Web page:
College students across the Florida are deeper in debt than ever before and the interest they pay could soon double.
“Some of my friends have recently graduated and they’re struggling to pay interest rates on student loans. They’re working 2, 3 part time jobs just to pay interest rates,” said college senior Stephen Craun.
Congress must act before July first to keep interest rates low…but there is no guarantee they will do anything.
“In the next couple of years no one’s going to be able to afford college; and how do you expect anyone to get a job if they don’t have a college degree?” said college junior Jasemine Thompson.
Student interest rates are 3.4%. Competing measures in Congress fell short of the votes they needed to keep rates where they are. A bi-partisan effort will be the only thing to stop the rates from doubling.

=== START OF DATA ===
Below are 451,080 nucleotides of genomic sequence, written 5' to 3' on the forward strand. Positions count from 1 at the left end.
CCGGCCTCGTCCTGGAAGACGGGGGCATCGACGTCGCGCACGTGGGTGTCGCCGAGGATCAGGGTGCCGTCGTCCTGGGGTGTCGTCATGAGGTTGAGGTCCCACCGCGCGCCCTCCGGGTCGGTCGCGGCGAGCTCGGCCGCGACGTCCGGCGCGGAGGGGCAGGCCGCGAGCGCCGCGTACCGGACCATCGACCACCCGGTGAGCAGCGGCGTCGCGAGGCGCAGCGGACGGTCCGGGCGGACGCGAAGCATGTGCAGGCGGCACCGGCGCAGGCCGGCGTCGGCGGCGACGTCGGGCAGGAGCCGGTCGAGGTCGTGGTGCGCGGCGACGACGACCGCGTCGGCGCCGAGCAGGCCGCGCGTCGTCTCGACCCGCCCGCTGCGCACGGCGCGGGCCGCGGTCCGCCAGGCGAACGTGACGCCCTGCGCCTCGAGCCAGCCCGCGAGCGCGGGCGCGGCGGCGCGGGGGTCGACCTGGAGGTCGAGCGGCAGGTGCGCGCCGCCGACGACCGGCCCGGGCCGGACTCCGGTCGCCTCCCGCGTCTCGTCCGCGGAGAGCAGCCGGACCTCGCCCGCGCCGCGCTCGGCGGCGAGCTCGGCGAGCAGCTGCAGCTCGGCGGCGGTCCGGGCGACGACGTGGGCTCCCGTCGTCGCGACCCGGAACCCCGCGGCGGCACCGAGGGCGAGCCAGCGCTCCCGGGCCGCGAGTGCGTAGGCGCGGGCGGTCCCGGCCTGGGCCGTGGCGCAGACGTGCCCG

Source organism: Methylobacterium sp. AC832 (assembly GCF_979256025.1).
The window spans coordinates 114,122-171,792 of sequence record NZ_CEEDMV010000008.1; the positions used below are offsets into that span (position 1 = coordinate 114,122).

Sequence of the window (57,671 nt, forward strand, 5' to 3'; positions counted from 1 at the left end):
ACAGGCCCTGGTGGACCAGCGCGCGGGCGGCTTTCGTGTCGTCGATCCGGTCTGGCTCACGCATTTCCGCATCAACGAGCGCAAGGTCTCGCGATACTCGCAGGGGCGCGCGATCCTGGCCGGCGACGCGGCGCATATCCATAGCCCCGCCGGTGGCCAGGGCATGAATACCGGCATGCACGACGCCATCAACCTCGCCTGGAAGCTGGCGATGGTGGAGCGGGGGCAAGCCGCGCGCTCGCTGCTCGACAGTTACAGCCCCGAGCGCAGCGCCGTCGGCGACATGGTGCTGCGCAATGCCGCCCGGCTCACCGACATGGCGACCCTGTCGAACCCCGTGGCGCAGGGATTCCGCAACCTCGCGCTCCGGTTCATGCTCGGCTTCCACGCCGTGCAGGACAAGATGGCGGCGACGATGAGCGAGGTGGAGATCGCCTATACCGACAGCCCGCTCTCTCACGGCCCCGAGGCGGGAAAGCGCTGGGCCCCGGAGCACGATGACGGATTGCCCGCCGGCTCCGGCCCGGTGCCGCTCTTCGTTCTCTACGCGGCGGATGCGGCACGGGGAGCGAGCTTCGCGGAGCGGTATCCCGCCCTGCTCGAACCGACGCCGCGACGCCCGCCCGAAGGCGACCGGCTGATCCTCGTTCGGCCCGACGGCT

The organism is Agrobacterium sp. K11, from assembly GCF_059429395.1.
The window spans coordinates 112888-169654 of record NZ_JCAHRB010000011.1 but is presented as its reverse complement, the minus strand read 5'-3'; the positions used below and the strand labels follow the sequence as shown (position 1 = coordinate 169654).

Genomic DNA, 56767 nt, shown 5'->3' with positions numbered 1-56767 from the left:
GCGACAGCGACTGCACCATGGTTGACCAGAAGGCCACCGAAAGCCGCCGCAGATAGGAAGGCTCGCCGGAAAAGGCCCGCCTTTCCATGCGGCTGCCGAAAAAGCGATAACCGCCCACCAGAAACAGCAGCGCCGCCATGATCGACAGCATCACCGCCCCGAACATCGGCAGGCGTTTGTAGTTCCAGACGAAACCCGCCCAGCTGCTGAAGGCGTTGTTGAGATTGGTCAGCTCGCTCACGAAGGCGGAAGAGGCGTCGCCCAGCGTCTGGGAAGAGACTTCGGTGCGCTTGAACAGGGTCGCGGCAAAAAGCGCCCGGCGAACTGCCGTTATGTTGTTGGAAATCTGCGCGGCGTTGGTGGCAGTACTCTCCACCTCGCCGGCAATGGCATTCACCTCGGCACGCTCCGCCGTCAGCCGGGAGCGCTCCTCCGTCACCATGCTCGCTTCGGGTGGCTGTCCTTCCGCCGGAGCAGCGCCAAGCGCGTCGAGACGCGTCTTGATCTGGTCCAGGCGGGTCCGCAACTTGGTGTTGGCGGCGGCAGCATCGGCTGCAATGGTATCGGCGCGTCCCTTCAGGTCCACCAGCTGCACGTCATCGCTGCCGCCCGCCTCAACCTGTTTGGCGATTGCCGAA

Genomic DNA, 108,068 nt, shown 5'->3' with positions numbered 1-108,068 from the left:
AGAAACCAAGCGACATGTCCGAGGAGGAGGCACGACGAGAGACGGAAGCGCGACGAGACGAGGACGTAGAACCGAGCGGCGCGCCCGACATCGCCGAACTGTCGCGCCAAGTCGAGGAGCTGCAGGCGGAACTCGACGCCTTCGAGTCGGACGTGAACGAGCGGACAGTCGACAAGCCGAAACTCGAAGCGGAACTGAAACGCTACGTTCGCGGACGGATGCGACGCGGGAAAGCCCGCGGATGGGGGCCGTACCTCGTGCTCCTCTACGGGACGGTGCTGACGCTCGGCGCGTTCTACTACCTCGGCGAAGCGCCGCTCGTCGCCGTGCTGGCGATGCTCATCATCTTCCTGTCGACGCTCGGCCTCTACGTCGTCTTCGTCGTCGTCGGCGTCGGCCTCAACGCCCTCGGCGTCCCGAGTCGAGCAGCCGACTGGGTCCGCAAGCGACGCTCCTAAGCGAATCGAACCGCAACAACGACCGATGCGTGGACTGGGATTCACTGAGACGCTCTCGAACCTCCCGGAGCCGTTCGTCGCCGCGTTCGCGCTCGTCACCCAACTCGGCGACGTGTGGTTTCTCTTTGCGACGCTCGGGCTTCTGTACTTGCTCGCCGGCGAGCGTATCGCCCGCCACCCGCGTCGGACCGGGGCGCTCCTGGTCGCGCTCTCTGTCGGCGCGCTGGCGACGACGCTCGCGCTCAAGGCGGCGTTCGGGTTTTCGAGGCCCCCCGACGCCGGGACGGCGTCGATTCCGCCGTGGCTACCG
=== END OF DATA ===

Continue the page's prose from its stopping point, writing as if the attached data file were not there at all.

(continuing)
Students who max out their student loans to pay for textbooks and tuition will pay 1,000 dollars more this year than last.
Last week Governor Rick Scott pleaded with university presidents to keep the cost of tuition the same as last year.
“I want to make sure our education is affordable and when they walk out of these universities, they have a job and a higher paying job if they had not gone,” said Scott.
On Friday, the University of South Florida listened to the governor, but Florida State and The University of Florida both voted to increase tuition to keep up with inflation.
“I’m going to be broke. But that’s okay, that’s okay. Hopefully this degree from FSU will help me pay it back in a speedy time,” said Thompson.
Federal figures show 1 in 8 people are at least three months behind on their student loans.
The delinquency rates grew from 8% to almost 12% over the last two years.